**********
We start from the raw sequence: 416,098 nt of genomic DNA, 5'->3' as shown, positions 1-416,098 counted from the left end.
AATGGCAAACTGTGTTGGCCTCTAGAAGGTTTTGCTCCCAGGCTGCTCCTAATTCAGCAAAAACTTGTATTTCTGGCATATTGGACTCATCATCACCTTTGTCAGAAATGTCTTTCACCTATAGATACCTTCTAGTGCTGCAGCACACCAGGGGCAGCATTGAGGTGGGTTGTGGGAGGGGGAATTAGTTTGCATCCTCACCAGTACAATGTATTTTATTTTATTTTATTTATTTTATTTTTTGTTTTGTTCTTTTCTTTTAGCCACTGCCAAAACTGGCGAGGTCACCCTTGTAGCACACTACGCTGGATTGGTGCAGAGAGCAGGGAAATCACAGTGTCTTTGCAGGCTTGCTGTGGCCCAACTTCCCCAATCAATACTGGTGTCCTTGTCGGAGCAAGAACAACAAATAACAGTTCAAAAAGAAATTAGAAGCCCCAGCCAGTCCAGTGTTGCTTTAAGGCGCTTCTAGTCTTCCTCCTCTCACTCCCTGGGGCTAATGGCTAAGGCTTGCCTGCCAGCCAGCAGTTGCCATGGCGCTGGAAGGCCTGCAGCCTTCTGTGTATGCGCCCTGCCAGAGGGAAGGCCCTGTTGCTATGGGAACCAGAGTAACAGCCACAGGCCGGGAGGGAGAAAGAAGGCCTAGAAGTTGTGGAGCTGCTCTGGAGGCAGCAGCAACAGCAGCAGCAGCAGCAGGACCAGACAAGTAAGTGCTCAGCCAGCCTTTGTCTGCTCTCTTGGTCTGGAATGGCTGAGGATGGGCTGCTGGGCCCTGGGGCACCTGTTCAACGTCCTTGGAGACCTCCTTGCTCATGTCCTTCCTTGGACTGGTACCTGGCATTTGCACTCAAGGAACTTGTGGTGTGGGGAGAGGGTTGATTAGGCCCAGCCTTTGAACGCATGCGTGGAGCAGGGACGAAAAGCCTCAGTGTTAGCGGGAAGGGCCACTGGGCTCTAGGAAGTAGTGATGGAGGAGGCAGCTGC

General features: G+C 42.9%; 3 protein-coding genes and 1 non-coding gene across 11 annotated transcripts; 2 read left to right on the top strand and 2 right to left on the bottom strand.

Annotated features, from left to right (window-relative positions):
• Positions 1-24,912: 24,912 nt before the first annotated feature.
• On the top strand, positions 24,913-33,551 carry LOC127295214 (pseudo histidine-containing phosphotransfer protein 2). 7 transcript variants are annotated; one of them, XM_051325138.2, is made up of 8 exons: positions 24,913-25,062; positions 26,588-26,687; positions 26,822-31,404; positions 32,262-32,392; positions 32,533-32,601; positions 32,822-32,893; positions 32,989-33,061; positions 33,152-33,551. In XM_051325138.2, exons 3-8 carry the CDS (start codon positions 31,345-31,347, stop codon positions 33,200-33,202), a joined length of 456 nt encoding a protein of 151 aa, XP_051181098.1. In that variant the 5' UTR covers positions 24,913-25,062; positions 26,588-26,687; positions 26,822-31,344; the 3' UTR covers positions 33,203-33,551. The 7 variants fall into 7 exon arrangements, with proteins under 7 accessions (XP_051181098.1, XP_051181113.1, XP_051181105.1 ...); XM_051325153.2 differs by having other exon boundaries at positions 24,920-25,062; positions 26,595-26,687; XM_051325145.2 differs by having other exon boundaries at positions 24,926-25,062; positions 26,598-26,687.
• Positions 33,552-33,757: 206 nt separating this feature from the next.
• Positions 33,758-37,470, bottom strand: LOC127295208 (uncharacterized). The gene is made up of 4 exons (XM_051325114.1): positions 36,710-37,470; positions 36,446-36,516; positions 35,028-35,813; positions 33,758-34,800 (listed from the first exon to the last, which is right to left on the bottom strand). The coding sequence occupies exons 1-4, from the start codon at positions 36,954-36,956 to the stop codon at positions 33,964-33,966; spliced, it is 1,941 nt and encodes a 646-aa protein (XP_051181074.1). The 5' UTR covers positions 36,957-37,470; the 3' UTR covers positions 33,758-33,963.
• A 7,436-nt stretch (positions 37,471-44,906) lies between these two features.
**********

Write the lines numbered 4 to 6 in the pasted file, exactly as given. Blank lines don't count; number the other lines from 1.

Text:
Annotated features, from left to right (window-relative positions):
• Positions 1-24,912: 24,912 nt before the first annotated feature.
• On the top strand, positions 24,913-33,551 carry LOC127295214 (pseudo histidine-containing phosphotransfer protein 2). 7 transcript variants are annotated; one of them, XM_051325138.2, is made up of 8 exons: positions 24,913-25,062; positions 26,588-26,687; positions 26,822-31,404; positions 32,262-32,392; positions 32,533-32,601; positions 32,822-32,893; positions 32,989-33,061; positions 33,152-33,551. In XM_051325138.2, exons 3-8 carry the CDS (start codon positions 31,345-31,347, stop codon positions 33,200-33,202), a joined length of 456 nt encoding a protein of 151 aa, XP_051181098.1. In that variant the 5' UTR covers positions 24,913-25,062; positions 26,588-26,687; positions 26,822-31,344; the 3' UTR covers positions 33,203-33,551. The 7 variants fall into 7 exon arrangements, with proteins under 7 accessions (XP_051181098.1, XP_051181113.1, XP_051181105.1 ...); XM_051325153.2 differs by having other exon boundaries at positions 24,920-25,062; positions 26,595-26,687; XM_051325145.2 differs by having other exon boundaries at positions 24,926-25,062; positions 26,598-26,687.